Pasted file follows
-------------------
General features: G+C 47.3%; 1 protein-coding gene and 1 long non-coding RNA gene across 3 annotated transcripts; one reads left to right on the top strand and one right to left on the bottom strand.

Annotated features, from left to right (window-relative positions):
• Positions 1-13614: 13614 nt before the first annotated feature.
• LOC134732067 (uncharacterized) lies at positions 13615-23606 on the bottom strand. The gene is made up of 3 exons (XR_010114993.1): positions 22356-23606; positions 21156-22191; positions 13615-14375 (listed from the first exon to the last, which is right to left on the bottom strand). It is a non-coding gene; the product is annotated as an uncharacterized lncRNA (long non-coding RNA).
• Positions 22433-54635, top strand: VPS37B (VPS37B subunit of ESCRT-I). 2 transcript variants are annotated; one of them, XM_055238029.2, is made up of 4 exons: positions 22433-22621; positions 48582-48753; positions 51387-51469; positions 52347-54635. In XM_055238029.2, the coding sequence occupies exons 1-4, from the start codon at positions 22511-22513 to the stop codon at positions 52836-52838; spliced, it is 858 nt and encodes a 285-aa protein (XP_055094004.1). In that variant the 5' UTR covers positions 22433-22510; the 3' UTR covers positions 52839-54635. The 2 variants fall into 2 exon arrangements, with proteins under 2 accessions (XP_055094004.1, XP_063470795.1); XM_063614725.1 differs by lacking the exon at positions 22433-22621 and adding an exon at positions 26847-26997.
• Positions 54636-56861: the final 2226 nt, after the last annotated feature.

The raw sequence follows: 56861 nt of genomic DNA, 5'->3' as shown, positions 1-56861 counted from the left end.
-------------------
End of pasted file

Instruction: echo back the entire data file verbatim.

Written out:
General features: G+C 47.3%; 1 protein-coding gene and 1 long non-coding RNA gene across 3 annotated transcripts; one reads left to right on the top strand and one right to left on the bottom strand.

Annotated features, from left to right (window-relative positions):
• Positions 1-13614: 13614 nt before the first annotated feature.
• LOC134732067 (uncharacterized) lies at positions 13615-23606 on the bottom strand. The gene is made up of 3 exons (XR_010114993.1): positions 22356-23606; positions 21156-22191; positions 13615-14375 (listed from the first exon to the last, which is right to left on the bottom strand). It is a non-coding gene; the product is annotated as an uncharacterized lncRNA (long non-coding RNA).
• Positions 22433-54635, top strand: VPS37B (VPS37B subunit of ESCRT-I). 2 transcript variants are annotated; one of them, XM_055238029.2, is made up of 4 exons: positions 22433-22621; positions 48582-48753; positions 51387-51469; positions 52347-54635. In XM_055238029.2, the coding sequence occupies exons 1-4, from the start codon at positions 22511-22513 to the stop codon at positions 52836-52838; spliced, it is 858 nt and encodes a 285-aa protein (XP_055094004.1). In that variant the 5' UTR covers positions 22433-22510; the 3' UTR covers positions 52839-54635. The 2 variants fall into 2 exon arrangements, with proteins under 2 accessions (XP_055094004.1, XP_063470795.1); XM_063614725.1 differs by lacking the exon at positions 22433-22621 and adding an exon at positions 26847-26997.
• Positions 54636-56861: the final 2226 nt, after the last annotated feature.

The raw sequence follows: 56861 nt of genomic DNA, 5'->3' as shown, positions 1-56861 counted from the left end.